Earlier this year I wrote about lifeboat islands in New Zealand and the insights to be gained from exploring biodiversity.
This week a report has been published that gives us a detailed picture of performance management … from the perspective of coral reef ecology. The report is titled Critical thresholds and tangible targets for ecosystem-based management of coral reef fisheries and has been written by Tim McClanahan, Nicholas Graham, Aaron MacNeil, Nyawira Muthiga, Joshua Cinner, Henrich Bruggemann and Shaun Wilson. It was published in this week’s online edition of the Proceedings of the National Academy of Sciences of the USA.
The report is available as an open access document. The abstract is:
Sustainably managing ecosystems is challenging, especially for complex systems such as coral reefs. This study develops critical reference points for sustainable management by using a large empirical dataset on the coral reefs of the western Indian Ocean to investigate associations between levels of target fish biomass (as an indicator of fishing intensity) and eight metrics of ecosystem state. These eight ecological metrics each exhibited specific thresholds along a continuum of fishable biomass ranging from heavily fished sites to old fisheries closures. Three thresholds lay above and five below a hypothesized window of fishable biomass expected to produce a maximum multispecies sustainable yield (BMMSY). Evaluating three management systems in nine countries, we found that unregulated fisheries often operate below the BMMSY, whereas fisheries closures and, less frequently, gear-restricted fisheries were within or above this window. These findings provide tangible management targets for multispecies coral reef fisheries and highlight key tradeoffs required to achieve different fisheries and conservation goals.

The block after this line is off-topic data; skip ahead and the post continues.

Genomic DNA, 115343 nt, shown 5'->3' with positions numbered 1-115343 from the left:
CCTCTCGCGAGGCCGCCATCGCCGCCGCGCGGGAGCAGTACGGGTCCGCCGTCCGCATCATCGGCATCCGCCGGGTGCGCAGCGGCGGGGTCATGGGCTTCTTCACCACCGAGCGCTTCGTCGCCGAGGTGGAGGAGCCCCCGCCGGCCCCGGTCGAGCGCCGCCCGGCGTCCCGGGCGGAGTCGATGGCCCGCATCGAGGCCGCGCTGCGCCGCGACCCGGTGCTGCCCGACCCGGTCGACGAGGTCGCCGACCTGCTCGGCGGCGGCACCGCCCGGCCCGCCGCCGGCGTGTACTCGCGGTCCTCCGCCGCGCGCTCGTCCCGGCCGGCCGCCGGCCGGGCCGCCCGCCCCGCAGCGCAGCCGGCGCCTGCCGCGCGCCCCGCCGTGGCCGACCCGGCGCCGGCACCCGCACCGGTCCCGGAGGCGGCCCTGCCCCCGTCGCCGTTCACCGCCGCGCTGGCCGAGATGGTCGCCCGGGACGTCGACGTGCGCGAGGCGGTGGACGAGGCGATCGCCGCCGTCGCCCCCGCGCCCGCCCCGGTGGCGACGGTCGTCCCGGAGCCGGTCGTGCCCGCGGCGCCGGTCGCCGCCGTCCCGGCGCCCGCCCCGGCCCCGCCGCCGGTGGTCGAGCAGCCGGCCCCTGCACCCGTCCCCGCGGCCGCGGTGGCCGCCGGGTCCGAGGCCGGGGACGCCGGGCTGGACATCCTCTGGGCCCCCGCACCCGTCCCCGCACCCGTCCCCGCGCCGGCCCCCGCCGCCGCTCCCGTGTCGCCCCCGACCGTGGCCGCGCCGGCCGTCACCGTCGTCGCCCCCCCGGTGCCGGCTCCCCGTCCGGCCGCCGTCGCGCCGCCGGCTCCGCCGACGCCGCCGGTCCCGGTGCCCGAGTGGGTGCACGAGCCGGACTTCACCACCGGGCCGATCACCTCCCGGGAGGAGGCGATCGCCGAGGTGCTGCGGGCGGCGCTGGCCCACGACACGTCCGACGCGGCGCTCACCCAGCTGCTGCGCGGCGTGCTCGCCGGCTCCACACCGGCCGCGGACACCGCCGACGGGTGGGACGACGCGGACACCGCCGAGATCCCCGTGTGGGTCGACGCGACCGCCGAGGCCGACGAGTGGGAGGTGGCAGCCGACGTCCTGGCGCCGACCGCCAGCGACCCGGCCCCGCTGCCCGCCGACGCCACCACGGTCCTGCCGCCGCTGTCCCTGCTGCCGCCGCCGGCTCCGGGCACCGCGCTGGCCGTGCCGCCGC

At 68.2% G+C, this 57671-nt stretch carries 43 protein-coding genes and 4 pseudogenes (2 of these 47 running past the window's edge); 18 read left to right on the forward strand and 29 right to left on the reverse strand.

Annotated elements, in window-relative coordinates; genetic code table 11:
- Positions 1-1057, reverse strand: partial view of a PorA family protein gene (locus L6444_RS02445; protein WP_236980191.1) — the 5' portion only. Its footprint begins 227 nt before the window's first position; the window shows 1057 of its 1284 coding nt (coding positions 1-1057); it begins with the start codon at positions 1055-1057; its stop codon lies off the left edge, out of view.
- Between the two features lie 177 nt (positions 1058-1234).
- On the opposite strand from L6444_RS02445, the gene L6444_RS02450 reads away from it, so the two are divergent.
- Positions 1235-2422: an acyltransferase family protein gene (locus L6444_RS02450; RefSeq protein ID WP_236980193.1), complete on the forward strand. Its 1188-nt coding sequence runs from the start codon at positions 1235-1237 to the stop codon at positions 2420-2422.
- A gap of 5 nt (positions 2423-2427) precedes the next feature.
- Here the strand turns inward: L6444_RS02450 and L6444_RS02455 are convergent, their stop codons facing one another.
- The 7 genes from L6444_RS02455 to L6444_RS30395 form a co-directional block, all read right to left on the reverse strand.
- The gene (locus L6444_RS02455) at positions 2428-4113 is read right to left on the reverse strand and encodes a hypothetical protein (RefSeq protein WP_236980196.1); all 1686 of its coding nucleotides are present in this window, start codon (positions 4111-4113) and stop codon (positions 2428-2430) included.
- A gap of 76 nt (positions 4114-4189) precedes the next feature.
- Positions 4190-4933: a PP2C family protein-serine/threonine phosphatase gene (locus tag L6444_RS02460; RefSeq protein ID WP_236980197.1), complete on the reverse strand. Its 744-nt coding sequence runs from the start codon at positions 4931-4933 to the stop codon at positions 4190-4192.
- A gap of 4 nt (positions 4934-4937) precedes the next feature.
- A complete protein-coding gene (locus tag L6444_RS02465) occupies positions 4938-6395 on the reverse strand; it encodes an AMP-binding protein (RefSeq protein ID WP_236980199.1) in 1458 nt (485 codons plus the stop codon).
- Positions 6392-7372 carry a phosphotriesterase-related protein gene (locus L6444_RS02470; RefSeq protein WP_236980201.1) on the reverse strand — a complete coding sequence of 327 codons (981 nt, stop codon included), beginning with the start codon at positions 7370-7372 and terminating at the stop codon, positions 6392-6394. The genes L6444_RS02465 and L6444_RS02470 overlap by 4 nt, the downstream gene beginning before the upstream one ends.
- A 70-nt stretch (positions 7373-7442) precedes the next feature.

My take on this fascinating report? I think that the concepts of:
- critical reference points for sustainable management
- metrics of ecosystem state
- tangible management targets
- key tradeoffs
… are of fundamental interest to all those interested in developing and sustaining a critical mass of performance potential and consistent, sustainable high level of performance.